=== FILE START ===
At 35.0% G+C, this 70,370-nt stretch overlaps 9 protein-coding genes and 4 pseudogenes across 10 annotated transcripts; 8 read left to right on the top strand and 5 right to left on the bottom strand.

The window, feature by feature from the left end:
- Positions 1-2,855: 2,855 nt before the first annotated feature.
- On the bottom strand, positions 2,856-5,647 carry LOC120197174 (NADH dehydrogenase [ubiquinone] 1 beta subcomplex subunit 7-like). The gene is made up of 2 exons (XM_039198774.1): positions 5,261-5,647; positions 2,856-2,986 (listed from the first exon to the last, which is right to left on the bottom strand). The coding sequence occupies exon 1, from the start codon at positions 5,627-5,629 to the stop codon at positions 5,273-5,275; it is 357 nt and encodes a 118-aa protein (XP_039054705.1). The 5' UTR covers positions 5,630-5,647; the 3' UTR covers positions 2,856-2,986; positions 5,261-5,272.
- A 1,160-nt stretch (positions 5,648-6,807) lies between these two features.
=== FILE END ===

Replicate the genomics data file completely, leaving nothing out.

At 35.0% G+C, this 70,370-nt stretch overlaps 9 protein-coding genes and 4 pseudogenes across 10 annotated transcripts; 8 read left to right on the top strand and 5 right to left on the bottom strand.

The window, feature by feature from the left end:
- Positions 1-2,855: 2,855 nt before the first annotated feature.
- On the bottom strand, positions 2,856-5,647 carry LOC120197174 (NADH dehydrogenase [ubiquinone] 1 beta subcomplex subunit 7-like). The gene is made up of 2 exons (XM_039198774.1): positions 5,261-5,647; positions 2,856-2,986 (listed from the first exon to the last, which is right to left on the bottom strand). The coding sequence occupies exon 1, from the start codon at positions 5,627-5,629 to the stop codon at positions 5,273-5,275; it is 357 nt and encodes a 118-aa protein (XP_039054705.1). The 5' UTR covers positions 5,630-5,647; the 3' UTR covers positions 2,856-2,986; positions 5,261-5,272.
- A 1,160-nt stretch (positions 5,648-6,807) lies between these two features.